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    it. It is invaluable to human connections to understand this fact, and eating local can help you do so. At a farmers market you can meet what I like to call the face behind the food. Maybe you could even thank them for all the work that they put in to growing your food. But not only are you meeting the local farmers - youre supporting them. Most of the farms that you are going to find at a local farmers market are small privately owned businesses. Considering the monopolistic nature of the current agro-industrial system, it is often hard to not support companies like Monsanto. With eating local comes your best shot at buying food that does not support corporate agricultural giants and all that comes with them. Conflict in Niger, human disconnection, and monopolistic corporate agriculture are these really worth it for the ease of buying food grown far away? How-to: Eating Local While some consider themselves localvores, for most people eating local isnt about a total life change. It would be extremely difficult to get every meal every day from entirely local sources. Rather, it is about the effort; it is about putting in the active effort to buy as much of your food locally as possible. So if you are willing to put in this effort to do your part, here are some tips:

    Best sources As I have mentioned, one of the best places to find local food is at the farmers market. If there is one near you it should be easy to look up on the USDA website in the farmers market section. Here, local farmers gather to sell their produce face to face with the customer. Another option is a CSA or Community Supported Agriculture. Through these programs, you pay a certain amount to a specific farm and get a box of whatever assorted foods are available on a regular basis. These can be picked up or delivered. At regular grocery stores, some

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    produce will be marked with where it is grown. While this is less reliable and much less local than farmers markets and CSAs, it is still better to find produce from the next state over than from across the world.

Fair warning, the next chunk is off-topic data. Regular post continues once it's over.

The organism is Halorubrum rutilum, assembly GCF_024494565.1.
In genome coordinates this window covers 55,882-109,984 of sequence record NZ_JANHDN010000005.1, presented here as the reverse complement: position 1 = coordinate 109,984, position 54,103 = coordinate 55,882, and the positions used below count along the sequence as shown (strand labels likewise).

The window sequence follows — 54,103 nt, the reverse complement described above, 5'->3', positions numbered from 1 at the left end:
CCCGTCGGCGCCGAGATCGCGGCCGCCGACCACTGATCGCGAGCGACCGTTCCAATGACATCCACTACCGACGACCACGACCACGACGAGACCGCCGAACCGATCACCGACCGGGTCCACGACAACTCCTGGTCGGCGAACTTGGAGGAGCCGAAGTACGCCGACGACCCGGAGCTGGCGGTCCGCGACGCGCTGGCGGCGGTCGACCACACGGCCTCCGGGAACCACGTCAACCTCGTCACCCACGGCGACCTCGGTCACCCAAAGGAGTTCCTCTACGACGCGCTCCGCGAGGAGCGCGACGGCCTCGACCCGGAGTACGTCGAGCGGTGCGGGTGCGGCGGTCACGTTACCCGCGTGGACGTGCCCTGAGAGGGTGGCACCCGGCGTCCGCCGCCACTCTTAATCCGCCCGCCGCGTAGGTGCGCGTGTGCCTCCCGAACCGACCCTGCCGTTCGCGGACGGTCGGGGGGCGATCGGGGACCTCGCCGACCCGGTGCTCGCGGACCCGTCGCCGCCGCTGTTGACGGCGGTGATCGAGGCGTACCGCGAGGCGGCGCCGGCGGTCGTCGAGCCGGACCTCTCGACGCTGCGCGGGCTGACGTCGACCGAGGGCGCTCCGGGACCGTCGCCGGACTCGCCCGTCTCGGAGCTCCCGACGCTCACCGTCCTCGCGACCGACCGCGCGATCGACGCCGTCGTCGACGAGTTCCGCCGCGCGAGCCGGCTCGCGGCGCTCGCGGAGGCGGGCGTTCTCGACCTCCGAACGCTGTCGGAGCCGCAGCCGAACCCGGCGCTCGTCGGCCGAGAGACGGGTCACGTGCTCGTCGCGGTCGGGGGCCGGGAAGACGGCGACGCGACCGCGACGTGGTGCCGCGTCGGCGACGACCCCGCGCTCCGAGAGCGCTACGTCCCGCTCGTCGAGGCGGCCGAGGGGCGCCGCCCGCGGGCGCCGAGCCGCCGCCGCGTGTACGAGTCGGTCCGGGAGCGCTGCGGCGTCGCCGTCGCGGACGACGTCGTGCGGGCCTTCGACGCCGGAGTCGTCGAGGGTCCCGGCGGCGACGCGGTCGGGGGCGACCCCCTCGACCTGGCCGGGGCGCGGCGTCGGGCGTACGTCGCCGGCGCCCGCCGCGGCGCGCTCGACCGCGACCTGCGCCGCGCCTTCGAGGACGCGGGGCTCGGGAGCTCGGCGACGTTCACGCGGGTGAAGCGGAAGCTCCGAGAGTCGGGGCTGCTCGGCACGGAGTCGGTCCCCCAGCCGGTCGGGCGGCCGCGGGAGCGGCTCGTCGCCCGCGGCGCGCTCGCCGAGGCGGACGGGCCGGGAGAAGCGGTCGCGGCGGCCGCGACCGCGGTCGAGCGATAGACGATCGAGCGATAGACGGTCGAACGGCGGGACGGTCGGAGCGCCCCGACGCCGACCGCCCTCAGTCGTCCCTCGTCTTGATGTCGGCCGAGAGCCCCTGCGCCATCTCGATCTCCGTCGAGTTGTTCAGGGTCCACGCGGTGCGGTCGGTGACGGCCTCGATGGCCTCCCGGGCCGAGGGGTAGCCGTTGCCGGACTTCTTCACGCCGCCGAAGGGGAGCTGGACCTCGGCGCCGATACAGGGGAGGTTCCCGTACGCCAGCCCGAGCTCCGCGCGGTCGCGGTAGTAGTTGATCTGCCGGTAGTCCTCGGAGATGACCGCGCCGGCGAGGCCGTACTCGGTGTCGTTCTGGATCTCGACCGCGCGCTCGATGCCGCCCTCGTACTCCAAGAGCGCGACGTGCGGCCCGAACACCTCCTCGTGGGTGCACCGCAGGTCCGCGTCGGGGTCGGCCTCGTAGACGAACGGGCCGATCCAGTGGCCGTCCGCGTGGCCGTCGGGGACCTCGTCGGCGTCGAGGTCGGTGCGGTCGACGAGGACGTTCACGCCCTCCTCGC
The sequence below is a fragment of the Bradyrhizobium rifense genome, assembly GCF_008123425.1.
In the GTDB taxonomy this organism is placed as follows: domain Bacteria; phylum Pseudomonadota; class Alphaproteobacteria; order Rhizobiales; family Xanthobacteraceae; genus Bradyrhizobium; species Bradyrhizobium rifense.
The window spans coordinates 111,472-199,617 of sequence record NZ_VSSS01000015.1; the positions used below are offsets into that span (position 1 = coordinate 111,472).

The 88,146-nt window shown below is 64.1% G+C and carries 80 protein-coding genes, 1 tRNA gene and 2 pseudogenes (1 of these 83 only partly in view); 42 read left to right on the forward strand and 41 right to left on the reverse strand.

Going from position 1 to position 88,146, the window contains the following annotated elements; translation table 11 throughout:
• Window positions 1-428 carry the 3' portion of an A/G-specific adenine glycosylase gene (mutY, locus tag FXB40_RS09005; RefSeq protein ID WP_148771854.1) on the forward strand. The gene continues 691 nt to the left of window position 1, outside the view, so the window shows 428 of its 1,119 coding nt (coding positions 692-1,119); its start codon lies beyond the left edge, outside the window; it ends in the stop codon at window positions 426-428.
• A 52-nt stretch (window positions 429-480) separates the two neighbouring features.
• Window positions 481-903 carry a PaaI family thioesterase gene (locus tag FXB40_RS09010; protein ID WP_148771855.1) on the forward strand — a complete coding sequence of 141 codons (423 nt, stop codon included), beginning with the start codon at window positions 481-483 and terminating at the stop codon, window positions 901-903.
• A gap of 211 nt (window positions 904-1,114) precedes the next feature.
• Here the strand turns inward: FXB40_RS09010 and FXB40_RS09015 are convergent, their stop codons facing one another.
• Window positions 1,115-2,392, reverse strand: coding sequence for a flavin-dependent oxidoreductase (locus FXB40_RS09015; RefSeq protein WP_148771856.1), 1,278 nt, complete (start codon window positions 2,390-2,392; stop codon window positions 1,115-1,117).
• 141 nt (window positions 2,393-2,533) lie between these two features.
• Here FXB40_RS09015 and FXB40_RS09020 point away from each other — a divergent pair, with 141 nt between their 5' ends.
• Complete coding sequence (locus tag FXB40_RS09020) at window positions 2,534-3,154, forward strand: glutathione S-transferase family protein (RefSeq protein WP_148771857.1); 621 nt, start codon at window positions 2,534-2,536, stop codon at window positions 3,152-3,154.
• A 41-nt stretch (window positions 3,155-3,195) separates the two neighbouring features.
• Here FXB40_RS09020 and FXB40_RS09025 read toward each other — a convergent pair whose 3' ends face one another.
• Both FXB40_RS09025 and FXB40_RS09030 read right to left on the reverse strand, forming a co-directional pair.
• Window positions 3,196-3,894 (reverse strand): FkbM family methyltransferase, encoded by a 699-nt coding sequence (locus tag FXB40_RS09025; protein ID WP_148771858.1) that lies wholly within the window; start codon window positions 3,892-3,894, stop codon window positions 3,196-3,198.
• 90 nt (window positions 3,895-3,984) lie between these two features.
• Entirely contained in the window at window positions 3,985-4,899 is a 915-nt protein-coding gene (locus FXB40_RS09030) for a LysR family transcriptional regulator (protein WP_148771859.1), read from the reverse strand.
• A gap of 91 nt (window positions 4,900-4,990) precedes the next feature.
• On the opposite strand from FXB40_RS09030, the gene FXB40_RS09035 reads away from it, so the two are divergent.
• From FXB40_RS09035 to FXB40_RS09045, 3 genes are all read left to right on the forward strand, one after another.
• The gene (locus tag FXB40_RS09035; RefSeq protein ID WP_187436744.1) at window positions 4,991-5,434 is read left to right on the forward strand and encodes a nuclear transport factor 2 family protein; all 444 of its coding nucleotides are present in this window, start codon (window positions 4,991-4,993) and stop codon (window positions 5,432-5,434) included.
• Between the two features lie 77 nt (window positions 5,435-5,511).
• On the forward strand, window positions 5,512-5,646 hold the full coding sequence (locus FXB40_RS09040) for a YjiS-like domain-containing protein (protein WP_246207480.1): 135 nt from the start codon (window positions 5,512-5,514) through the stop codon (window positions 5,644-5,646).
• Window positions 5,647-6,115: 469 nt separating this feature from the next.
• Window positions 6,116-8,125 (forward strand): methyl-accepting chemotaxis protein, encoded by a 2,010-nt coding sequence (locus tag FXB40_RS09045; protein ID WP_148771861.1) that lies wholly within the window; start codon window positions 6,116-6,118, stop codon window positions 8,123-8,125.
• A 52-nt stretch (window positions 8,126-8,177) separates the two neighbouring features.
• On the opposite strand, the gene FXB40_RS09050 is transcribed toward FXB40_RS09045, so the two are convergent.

Be wary But buying based on labels is always risky. It is possible for a label to say grown in California if it is grown in California, shipped to China for processing and packaging, and shipped back. This would, obviously, defeat the purpose.

    Think seasonally If you are getting fresh watermelon in the middle of a harsh winter, chances are good that you are not getting it locally. Try to be aware of what produce grows in your area for each season and eat based on that. It is more likely that the watermelon will be from nearby if it is summer. You could also try to preserve certain foods (often through pickling) for other seasons.

    Think geographically But no matter what season it is, there are some things that are just not going to be local in certain geographical regions. If you have a special affinity for pineapples, I suggest you move to a tropical region before making the decision to eat local.

    Restaurants If youre lucky, you dont have to give up fine dining in order to eat local! Considering the extraordinary growth of the local food movement, restaurants are springing up that devote themselves entirely to the commitment of using local foods. For an example, if youre ever in the Providence, Rhode Island neighborhood, head to Local 121. Other restaurants are not entirely local, but buy many local ingredients. Ask around to find out what ingredients your favorite restaurants buy, or could buy, locally. Lobby them if you want change. Local cuisine can be a great break from cooking local food at home.

    Lobby - It is also always worth the effort to try lobbying manufacturers or stores to buy and produce locally. While

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    this wont bring immediate change, if enough people keep the pressure on, who knows?

    Enjoy it! - Eating local isnt much work and it does not involve much sacrifice. In fact, chances are you are going to be buying more fresh produce: great tasting and healthy!